Cama Beach will open in June, over tribes’ objections

State parks officials plan to open Cama Beach State Park on the first day of summer this year, despite repeated objections from local American Indian tribes.

The June 21 grand opening will be a victory for state parks officials and outdoors enthusiasts eager to vacation on the island, but it will be a symbol of disappointment for the tribes, who say the site is sacred to them and should be left alone.

The tribes have been given an opportunity to take part in planning an interpretive center that would share the tribes’ perspective, said Virginia Painter, a spokeswoman for the state Parks and Recreation Department.

“That was part of the vision of the park,” she said. “There’s a lot of stories to be told there, and that’s one of them.”

Long before white settlers came to Western Washington, Indians used the beach, which is on the western side of Camano Island, as a fishing and camping spot. Later, in the early to mid 1900s, the site was used as a seasonal fishing village, then as a camping resort.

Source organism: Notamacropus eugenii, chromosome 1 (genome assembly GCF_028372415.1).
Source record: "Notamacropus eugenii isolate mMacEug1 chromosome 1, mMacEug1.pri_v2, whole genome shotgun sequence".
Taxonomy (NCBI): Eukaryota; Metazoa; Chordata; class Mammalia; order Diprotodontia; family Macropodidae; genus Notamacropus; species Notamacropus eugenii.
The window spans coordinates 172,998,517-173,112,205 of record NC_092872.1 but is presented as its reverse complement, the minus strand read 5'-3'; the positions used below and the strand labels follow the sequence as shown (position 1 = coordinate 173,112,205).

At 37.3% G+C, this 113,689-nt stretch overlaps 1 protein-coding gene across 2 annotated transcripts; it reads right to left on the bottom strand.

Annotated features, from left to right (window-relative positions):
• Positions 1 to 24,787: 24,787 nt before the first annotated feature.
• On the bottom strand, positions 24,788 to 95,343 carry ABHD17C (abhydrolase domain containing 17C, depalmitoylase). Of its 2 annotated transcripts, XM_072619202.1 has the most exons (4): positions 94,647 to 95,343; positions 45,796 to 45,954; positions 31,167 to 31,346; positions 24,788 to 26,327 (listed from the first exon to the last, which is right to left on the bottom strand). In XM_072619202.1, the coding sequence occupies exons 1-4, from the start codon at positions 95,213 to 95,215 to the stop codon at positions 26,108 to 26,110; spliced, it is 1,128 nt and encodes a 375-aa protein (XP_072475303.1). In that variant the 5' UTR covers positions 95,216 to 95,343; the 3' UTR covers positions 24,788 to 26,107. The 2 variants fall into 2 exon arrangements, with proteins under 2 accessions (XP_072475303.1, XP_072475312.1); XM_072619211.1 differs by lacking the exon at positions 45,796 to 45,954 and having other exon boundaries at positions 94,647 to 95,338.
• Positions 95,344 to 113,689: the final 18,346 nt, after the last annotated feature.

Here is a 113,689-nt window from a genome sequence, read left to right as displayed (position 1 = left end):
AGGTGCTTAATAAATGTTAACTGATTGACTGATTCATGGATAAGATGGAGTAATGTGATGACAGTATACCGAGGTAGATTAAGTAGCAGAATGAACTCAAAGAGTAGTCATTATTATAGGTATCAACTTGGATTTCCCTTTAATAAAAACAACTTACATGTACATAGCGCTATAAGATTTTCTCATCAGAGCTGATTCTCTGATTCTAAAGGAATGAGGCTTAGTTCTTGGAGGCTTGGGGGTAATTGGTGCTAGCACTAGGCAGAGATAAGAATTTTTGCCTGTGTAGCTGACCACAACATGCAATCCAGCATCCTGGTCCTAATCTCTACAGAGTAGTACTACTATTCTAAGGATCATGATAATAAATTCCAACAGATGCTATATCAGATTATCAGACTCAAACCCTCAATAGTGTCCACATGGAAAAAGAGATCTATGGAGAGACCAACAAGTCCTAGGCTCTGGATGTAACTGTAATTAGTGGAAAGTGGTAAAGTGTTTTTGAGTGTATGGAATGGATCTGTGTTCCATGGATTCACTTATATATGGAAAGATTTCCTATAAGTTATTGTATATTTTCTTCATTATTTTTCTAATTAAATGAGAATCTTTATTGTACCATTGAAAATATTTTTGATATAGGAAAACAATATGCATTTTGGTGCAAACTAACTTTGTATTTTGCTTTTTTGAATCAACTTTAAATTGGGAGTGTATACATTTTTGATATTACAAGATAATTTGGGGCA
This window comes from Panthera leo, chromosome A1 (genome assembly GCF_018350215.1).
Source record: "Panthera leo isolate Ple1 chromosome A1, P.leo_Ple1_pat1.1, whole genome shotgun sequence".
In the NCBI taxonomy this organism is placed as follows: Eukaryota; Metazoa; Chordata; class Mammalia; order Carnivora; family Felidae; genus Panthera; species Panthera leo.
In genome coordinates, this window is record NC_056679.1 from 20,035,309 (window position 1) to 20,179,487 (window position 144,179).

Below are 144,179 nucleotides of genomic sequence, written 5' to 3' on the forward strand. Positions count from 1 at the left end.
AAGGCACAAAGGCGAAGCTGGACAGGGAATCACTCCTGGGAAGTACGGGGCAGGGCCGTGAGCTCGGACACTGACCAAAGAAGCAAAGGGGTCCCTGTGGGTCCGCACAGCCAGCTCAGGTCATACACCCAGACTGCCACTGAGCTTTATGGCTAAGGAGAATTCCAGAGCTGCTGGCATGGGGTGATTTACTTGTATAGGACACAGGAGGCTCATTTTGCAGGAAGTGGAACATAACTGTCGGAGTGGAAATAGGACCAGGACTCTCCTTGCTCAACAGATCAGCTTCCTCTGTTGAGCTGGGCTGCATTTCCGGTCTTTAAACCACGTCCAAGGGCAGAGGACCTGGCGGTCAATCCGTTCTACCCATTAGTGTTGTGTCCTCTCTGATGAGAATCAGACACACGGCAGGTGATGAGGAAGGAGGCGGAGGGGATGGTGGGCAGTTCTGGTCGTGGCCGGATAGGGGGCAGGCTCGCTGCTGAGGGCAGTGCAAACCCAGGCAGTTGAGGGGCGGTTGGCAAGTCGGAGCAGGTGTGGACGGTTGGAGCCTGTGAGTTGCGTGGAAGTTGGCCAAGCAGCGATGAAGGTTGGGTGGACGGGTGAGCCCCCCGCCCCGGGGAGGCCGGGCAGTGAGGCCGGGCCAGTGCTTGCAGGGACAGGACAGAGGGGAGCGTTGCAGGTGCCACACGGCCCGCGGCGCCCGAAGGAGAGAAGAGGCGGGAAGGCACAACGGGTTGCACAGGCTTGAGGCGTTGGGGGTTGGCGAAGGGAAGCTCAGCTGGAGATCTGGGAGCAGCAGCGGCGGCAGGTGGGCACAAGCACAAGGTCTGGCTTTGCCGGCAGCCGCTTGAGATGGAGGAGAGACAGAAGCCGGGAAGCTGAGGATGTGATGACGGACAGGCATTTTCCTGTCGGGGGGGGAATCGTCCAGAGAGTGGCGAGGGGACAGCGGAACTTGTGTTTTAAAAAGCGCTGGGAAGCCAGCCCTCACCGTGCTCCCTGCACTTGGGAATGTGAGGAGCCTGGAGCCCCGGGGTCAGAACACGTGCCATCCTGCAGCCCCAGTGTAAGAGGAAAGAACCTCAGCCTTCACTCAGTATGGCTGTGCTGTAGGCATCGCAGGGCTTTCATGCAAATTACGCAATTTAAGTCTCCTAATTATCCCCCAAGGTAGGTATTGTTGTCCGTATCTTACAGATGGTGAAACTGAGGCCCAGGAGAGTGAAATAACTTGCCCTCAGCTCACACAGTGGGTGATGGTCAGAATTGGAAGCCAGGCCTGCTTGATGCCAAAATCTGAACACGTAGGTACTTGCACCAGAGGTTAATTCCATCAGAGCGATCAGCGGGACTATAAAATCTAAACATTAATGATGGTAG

The family who owned the resort sold the property to Washington State Parks in the late 1990s, and plans were made to open a state park there in 1999.

The Tulalip Tribes asked that work at the site be stopped in 2002, after remains believed to be Indian were found at the site. The request sparked a string of court actions, but the state was eventually allowed to move forward with its plans.

The parks department plans to hold a meeting for its commissioners near Cama Beach State Park on April 24. Several commissioners will stay in the park’s renovated cabins, Painter said.

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